Stepping on the Mound From Hawaii to Rocklin

Stepping on the Mound From Hawaii to Rocklin

Last month, Jessup’s Student Life department hosted a barbecue at McBean Park, home of the Warriors baseball team. The event celebrated Asian American Pacific Islander (AAPI) month while students were still in session. AAPI Heritage month is celebrated during the month of May.

Hawaii native Haliama Swartman never thought he’d end up playing baseball in Rocklin. Growing up near the Hanalei side of Kauai, Swartman moved to Oahu when he was 12 years old. Moving to Oahu made sense to Swartman’s parents who sought to obtain a better education for their kids, but Swartman missed riding dirt bikes on the ranch where he grew up. One thing he was able to continue despite the move, was his love for baseball. “I’ve played baseball for as long as I can remember,” he said. “I come from a baseball-loving family but I suppose it was my older brother that got me out there playing when I was just four years old.” Good thing he did, Swartman is an impressive pitcher and has already made a significant impact for the Warriors.

Although Swartman began his 2023 season in the bullpen, his consistency quickly earned him the role of Jessup’s ace in the starting rotation. Swartman got off to a 5-0 start once he moved to the rotation, but perhaps no outing was bigger than his final relief appearance in Glendale, Arizona. With 7.1 shutout frames out of the bullpen, Swartman guided Jessup to a 7-4 victory against Arizona Christian that sparked an eight-game winning streak. More recently, Swartman was the starting pitcher for the GSAC Championship game giving the Warriors an automatic bid to the NAIA opening round.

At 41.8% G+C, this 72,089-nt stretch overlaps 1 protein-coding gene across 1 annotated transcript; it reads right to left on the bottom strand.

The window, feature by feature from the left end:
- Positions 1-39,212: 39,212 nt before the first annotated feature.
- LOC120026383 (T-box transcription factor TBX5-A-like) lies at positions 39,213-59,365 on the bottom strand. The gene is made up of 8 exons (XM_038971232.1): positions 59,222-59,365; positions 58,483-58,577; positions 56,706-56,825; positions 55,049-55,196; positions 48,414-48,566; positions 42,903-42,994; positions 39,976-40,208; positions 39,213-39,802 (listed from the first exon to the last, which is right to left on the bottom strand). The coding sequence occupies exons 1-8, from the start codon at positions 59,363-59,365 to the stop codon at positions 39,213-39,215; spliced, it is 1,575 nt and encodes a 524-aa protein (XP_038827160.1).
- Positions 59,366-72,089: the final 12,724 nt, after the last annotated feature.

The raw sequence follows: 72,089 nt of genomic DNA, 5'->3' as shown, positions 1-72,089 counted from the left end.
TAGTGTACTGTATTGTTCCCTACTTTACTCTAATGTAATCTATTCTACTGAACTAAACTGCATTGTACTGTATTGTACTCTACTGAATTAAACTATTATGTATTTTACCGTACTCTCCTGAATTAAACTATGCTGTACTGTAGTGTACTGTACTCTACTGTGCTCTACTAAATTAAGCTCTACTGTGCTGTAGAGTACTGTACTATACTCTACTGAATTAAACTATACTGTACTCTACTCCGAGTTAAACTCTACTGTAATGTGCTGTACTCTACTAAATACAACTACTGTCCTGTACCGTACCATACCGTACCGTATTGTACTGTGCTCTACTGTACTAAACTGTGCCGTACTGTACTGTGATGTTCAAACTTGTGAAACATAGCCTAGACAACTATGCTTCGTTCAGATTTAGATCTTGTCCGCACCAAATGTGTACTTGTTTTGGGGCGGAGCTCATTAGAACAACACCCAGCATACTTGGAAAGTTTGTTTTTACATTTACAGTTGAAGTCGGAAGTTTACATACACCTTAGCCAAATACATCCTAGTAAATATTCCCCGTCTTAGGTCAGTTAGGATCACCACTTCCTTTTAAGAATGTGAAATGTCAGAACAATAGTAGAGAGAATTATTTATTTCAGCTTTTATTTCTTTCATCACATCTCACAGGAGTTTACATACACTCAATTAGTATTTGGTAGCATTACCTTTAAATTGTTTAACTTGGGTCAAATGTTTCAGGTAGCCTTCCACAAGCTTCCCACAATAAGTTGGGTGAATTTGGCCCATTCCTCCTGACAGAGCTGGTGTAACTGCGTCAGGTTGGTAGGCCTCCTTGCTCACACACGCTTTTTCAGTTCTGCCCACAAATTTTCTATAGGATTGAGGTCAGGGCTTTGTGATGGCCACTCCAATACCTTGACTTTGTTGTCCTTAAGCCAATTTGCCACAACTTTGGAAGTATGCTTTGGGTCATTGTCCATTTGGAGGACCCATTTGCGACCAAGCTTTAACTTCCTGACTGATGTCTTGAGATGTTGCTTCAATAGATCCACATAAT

During his sophomore year of high school at Kauai Christian Academy, a Chicago Cubs scout came to watch him play. He’s still a fan of the team, and hopes to one day play in the majors or play internationally and travel. It was during Swartman’s senior year of high school that his coach suggested he take on the “pitcher only” role. 

After graduation, he found himself pitching for Yakima Community College in Washington state but tore his shoulder during his second year of eligibility. The injury sent him back to his home state of Hawaii where he started his rehabilitation process. Later that year, he was playing in a summer league when Jessup Head Coach Trevor Paine recruited him to play for the Warriors.  

One of the most important things he has learned from the Jessup coaching staff is to be mentally stronger while throwing on the mound. “Coach Stevens taught me, when I come to the mound, never have a doubt in my head. That’s really made a difference for me and my game,” he said. “Coming to Jessup has been a great move for me. It’s a solid program.” Regarding making the move to the NCAA next year, Swartman said, “It means a lot to me and our team to be playing in the best Division II conference in the nation. No doubt it will bring increased competition and numerous opportunities.”